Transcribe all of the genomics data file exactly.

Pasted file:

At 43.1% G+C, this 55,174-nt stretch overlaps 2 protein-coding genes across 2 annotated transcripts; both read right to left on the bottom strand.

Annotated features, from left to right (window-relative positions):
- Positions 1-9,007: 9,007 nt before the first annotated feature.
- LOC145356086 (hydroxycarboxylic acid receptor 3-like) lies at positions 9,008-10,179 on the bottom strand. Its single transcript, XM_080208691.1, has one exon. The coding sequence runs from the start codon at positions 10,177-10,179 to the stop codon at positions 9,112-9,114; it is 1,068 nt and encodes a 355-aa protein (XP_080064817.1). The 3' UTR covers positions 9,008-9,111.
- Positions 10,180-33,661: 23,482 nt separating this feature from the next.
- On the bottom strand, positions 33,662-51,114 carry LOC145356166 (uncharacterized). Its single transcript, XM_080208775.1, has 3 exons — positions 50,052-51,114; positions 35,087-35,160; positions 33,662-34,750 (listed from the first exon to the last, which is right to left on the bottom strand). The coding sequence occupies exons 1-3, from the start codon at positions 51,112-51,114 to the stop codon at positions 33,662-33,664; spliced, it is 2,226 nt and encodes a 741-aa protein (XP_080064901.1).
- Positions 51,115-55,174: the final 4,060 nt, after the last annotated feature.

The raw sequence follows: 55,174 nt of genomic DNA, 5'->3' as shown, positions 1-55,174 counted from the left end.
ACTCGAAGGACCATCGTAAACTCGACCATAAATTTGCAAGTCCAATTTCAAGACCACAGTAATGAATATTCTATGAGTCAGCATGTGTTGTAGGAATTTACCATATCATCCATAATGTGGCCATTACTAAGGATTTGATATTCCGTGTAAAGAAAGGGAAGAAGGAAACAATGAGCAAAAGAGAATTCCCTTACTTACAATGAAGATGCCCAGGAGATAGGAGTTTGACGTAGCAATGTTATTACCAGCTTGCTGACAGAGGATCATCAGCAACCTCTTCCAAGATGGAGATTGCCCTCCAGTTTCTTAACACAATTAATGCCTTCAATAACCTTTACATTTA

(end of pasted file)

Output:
At 43.1% G+C, this 55,174-nt stretch overlaps 2 protein-coding genes across 2 annotated transcripts; both read right to left on the bottom strand.

Annotated features, from left to right (window-relative positions):
- Positions 1-9,007: 9,007 nt before the first annotated feature.
- LOC145356086 (hydroxycarboxylic acid receptor 3-like) lies at positions 9,008-10,179 on the bottom strand. Its single transcript, XM_080208691.1, has one exon. The coding sequence runs from the start codon at positions 10,177-10,179 to the stop codon at positions 9,112-9,114; it is 1,068 nt and encodes a 355-aa protein (XP_080064817.1). The 3' UTR covers positions 9,008-9,111.
- Positions 10,180-33,661: 23,482 nt separating this feature from the next.
- On the bottom strand, positions 33,662-51,114 carry LOC145356166 (uncharacterized). Its single transcript, XM_080208775.1, has 3 exons — positions 50,052-51,114; positions 35,087-35,160; positions 33,662-34,750 (listed from the first exon to the last, which is right to left on the bottom strand). The coding sequence occupies exons 1-3, from the start codon at positions 51,112-51,114 to the stop codon at positions 33,662-33,664; spliced, it is 2,226 nt and encodes a 741-aa protein (XP_080064901.1).
- Positions 51,115-55,174: the final 4,060 nt, after the last annotated feature.

The raw sequence follows: 55,174 nt of genomic DNA, 5'->3' as shown, positions 1-55,174 counted from the left end.
ACTCGAAGGACCATCGTAAACTCGACCATAAATTTGCAAGTCCAATTTCAAGACCACAGTAATGAATATTCTATGAGTCAGCATGTGTTGTAGGAATTTACCATATCATCCATAATGTGGCCATTACTAAGGATTTGATATTCCGTGTAAAGAAAGGGAAGAAGGAAACAATGAGCAAAAGAGAATTCCCTTACTTACAATGAAGATGCCCAGGAGATAGGAGTTTGACGTAGCAATGTTATTACCAGCTTGCTGACAGAGGATCATCAGCAACCTCTTCCAAGATGGAGATTGCCCTCCAGTTTCTTAACACAATTAATGCCTTCAATAACCTTTACATTTA